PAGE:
So it seems Madonna pulled down the top of a 17 year old fan, partially exposing her to the audience at a concert in Austrailia.

The teen is ok with it, saying “Only I get to decide if I’m humiliated or not — why would people assume I am humiliated by my own breast, nipple, or body?” she said. “I didn’t realize my boob was such a big deal — it was nothing to me.” (source).

Ah, but is that the case? Of course, if this was, say, any male pop star ever, it would be decried as sexual assault, which is a valid claim. No prior consent was asked or provided, which is absolutely the threshold here in the US. While she may not sue, Madonna could still be on the hook for the crime of sexual assault, even without the victim testifying. The reality is that criminal law is intended to be absolute, and not require the pressing of charges in order to function. And in the case of non-misdemeanor crimes, cases may indeed proceed, even over the objection of the victim – after all, the crime either did or did not occur.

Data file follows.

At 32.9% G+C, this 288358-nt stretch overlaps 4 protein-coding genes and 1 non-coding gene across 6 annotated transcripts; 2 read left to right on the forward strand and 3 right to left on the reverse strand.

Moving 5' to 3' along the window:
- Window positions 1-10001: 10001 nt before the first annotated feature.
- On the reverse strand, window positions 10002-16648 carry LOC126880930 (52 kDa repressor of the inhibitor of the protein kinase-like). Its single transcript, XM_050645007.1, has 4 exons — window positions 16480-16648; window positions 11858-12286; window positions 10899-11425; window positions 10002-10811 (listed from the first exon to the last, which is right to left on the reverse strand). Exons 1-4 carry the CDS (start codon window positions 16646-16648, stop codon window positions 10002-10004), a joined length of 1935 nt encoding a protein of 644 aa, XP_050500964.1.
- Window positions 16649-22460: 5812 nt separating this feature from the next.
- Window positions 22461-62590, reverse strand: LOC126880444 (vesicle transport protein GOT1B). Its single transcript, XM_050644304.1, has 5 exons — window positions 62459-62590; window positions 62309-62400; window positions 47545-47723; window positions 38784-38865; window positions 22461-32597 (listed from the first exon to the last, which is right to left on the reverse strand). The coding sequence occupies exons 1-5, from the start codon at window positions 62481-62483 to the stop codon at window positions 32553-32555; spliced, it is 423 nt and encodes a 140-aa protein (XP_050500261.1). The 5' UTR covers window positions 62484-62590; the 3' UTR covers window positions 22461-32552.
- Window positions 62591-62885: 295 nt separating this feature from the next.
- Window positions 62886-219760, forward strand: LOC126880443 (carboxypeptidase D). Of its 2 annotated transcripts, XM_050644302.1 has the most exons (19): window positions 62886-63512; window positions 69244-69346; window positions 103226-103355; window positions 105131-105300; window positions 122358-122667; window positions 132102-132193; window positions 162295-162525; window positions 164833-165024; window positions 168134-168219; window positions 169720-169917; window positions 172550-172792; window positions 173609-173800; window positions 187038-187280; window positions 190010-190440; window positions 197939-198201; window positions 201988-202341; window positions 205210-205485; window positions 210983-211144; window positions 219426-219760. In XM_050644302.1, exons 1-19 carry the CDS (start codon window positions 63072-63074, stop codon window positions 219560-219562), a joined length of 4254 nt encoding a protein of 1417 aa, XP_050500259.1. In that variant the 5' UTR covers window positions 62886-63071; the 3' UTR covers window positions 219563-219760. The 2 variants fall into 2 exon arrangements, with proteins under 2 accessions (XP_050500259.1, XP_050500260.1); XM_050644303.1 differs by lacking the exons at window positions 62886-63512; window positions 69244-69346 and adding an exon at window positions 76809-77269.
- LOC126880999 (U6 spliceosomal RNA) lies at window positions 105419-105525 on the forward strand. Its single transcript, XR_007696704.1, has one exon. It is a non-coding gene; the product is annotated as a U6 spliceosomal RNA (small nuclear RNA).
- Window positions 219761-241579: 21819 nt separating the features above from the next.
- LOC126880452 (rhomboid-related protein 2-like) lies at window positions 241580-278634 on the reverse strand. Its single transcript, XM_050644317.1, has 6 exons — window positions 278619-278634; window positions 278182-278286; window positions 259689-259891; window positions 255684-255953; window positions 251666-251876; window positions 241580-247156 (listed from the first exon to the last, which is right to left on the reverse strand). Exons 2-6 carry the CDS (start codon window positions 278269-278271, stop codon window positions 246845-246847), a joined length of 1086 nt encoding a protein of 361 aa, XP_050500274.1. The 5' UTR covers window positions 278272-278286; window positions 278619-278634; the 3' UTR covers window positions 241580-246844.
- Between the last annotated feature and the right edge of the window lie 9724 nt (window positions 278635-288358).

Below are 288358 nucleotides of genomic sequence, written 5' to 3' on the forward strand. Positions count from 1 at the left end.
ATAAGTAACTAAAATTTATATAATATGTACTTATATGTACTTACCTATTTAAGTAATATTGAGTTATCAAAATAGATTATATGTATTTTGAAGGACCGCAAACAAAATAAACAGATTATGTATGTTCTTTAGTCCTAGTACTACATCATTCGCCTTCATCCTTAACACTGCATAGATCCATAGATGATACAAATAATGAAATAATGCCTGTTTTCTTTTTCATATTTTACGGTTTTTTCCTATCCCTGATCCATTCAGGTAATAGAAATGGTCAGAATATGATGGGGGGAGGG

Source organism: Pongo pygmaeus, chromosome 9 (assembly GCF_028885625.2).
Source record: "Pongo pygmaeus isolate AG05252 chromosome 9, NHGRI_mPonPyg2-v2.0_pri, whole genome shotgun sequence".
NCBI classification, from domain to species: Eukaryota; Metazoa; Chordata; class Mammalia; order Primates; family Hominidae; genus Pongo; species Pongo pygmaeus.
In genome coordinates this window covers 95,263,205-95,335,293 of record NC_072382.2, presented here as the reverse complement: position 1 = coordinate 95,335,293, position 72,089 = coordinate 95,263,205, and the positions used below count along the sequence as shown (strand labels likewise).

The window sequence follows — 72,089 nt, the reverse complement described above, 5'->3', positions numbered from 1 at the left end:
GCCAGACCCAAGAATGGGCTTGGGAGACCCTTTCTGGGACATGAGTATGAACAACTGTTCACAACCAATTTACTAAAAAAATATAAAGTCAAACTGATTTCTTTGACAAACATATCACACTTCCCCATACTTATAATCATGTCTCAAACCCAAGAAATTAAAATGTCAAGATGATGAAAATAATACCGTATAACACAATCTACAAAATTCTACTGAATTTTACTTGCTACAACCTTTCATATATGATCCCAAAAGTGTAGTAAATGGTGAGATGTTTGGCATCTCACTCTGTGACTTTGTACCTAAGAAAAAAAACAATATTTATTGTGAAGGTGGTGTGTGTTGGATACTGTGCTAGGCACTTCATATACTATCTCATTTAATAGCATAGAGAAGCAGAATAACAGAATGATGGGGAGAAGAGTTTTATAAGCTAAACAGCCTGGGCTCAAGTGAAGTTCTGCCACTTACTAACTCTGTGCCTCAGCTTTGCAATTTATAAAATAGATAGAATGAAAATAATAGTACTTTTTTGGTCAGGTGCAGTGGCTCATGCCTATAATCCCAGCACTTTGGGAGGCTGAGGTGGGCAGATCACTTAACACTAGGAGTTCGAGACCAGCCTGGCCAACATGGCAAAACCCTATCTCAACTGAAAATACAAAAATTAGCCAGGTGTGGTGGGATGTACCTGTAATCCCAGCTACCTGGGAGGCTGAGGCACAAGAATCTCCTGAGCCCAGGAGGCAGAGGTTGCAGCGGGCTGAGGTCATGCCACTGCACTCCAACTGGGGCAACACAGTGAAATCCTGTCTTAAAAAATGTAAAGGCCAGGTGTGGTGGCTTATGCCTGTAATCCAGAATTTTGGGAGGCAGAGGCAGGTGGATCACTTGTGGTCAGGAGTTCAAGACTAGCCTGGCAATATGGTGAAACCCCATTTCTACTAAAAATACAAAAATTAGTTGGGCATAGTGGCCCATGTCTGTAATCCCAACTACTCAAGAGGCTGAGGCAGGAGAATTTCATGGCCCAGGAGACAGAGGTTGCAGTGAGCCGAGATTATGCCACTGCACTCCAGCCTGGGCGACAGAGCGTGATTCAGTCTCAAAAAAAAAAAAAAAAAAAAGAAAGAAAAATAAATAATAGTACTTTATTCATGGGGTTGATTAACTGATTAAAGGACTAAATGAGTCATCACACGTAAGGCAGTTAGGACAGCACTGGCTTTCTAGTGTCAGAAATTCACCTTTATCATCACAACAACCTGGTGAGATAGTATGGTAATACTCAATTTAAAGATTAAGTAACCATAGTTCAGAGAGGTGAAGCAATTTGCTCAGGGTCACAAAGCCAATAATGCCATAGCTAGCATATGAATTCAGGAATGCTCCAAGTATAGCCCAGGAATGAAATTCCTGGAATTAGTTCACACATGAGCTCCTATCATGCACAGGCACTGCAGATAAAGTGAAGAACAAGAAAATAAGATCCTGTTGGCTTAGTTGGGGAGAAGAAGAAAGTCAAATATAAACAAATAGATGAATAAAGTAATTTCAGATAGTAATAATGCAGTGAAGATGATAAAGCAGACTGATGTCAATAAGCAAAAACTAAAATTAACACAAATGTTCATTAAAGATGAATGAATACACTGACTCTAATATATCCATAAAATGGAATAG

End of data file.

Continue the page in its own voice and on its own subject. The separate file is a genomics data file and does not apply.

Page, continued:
Let’s look at the other aspect – consent. None was given. Regardless of your opinion on the ‘affirmative consent’ issue, the basic threshold for assault has always begun with ‘was there consent before the act’. Always. And that was not the case here. In a way, by defending Madonna, one is defending the right of one person to invalidate the personal right to consent of another – if they are rich enough.

I would expect nothing will come of it. But it should – it very much should. Again, imagine exact same event sequence involving any male pop star. In order for a legal system to function, it needs to be impartial – and so if a man would be prosecuted for this, Madonna should be as well.